but California; Three Strikes, tough on Crime
over the last decade, holding a statewide office in California required
a pledge of allegiance to the state’s
grotesque Three-Strikes law. With a couch potato population afraid
to walk outside their gated communities, "tough on crime" politicians
flourished, taking victim's rights to extremes. Other state's have
Three-Strikes laws, but California’s is the just plain ugly.
It is the only one in the nation that considers non-violent felonies
as second and third strikes.
that may soon change.
a petition campaign that has already quietly collected nearly 400,000
signatures, Citizens Against
Violent Crime (CAVC) is ready to put an initiative on this November’s
ballot that would amend the current law. If passed, California would
cease to be the only place in the world where someone can be thrown
into a maximum security prison for 25 years to life for stealing
a pizza or a loaf of bread. The initiative needs only 375,000
valid signatures to qualify.
was born of fear. In 1994, the California legislature approved the
current 3-Strikes law in response to the murder
of 9-year-old Polly Klaas. The intent was to make sure that violent
career criminals would be kept behind bars. The reality was quite
law was vague in describing the type of violations considered "Strikable" offenses.
With a media-driven political climate that played to the voter’s
fears, California’s Three-Strikes law soon imposed a mandatory
25 years-to-life sentence for non-violent crimes. With a prior arrest
record, stealing a videotape could result in a prison sentence of
bad law has a price. The financial blowback from Three-Strikes laid
waste to California’s already debt ridden budget. The price
tag was $35,000 a year per inmate to maintain the more than 30,000
non-violent offenders in California prisons. This was passed on to
California taxpayers at a rate of more than 1 billion dollars a year.
And that figure got higher as more non-violent offenders were imprisoned.
new version of Three-Strikes is called "The Three-Strikes and
Child Protection Act of 2004" (here,
in pdf format). If passed, only violent and/or serious felonies
would be counted as a strike. The Act allows prisoners convicted
of non-violent and/or petty crimes to apply for re-sentencing — an
opportunity that will not be afforded to those convicted of violent
and/or serious crimes. It also creates a "One-Strike" 25-years-to-life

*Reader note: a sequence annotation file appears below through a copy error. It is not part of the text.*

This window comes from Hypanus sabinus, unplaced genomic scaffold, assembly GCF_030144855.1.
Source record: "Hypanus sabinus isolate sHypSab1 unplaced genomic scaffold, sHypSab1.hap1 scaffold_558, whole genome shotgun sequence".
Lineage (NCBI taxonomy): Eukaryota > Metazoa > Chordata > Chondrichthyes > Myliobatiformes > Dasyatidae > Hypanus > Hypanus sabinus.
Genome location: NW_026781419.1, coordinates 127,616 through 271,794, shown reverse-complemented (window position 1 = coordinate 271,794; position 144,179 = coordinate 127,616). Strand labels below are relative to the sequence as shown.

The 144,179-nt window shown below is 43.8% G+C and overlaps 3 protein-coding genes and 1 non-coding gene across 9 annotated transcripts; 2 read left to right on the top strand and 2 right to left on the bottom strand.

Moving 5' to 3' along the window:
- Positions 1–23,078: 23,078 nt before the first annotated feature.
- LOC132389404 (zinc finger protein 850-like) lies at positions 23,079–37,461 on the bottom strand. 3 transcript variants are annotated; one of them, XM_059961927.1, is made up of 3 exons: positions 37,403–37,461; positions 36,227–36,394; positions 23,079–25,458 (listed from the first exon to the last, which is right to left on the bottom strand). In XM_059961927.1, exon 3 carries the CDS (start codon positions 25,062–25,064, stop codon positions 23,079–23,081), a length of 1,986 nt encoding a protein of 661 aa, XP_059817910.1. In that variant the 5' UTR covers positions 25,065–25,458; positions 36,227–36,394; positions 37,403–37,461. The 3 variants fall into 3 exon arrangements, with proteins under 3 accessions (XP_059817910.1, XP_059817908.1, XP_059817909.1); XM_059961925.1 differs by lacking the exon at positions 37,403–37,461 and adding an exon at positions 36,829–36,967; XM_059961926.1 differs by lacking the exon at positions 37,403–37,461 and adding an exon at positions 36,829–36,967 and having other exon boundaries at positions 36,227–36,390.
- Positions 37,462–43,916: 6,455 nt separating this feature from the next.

sentence for sex crimes committed against children under ten — an
amendment that scored exceptionally high with focus groups.
far, it appears that California is ready to soften its tough on crime
stance. The petition is considered a “stopper” by signature
gatherers. One mention of amending “Three Strikes” gets
the attention of a prospective signer.
fuel to the signature collection drive is a recent
report that concludes that since its enactment, California's
current three-strikes law has had little impact on cutting the rate
of violent crime.
who supported the current law? Who wanted a pizza thief in lockdown
for 25 years? The list is bipartisan. Democratic State Senator Dianne
Feinstein. Democratic Ex-Governor Gray Davis. Current Republican
Governor Arnold Schwarzenegger. Republican Ex-Governor Pete Wilson.
Republican State Senate Candidate and original Three-Strikes author
Bill Jones. Republican Ex-State Attorney General Dan Lungren. Democratic
Ex-State Attorney Bill Lockyer. The list is disgustingly long.
any of them flip flop?
is already hedging his bets. As the campaign season plays out and
the initiative gathers steam, the once so-called “tough on
crime” crowd will gradually throw their support to the new
law. After all, it will be hard to oppose the grandfather of Polly
Klaas, who is chair of CAVC.
current 3-Strikes law has only added to our grief over Polly’s
death,” Klaas says. “My family is deeply disappointed
by the law that passed in her name because of its failure to focus
on hard-core criminals by diverting critical resources to the prosecution
of non-violent offenses.”
to Klaas, the new law “will resolve this terrible miscarriage
of justice and restore a sense of purpose to my granddaughter’s
up shoplifters for 25 years” Klaas says, “is not equivalent
to being tough on crime.”
— Nathan Callahan,
March 5, 2004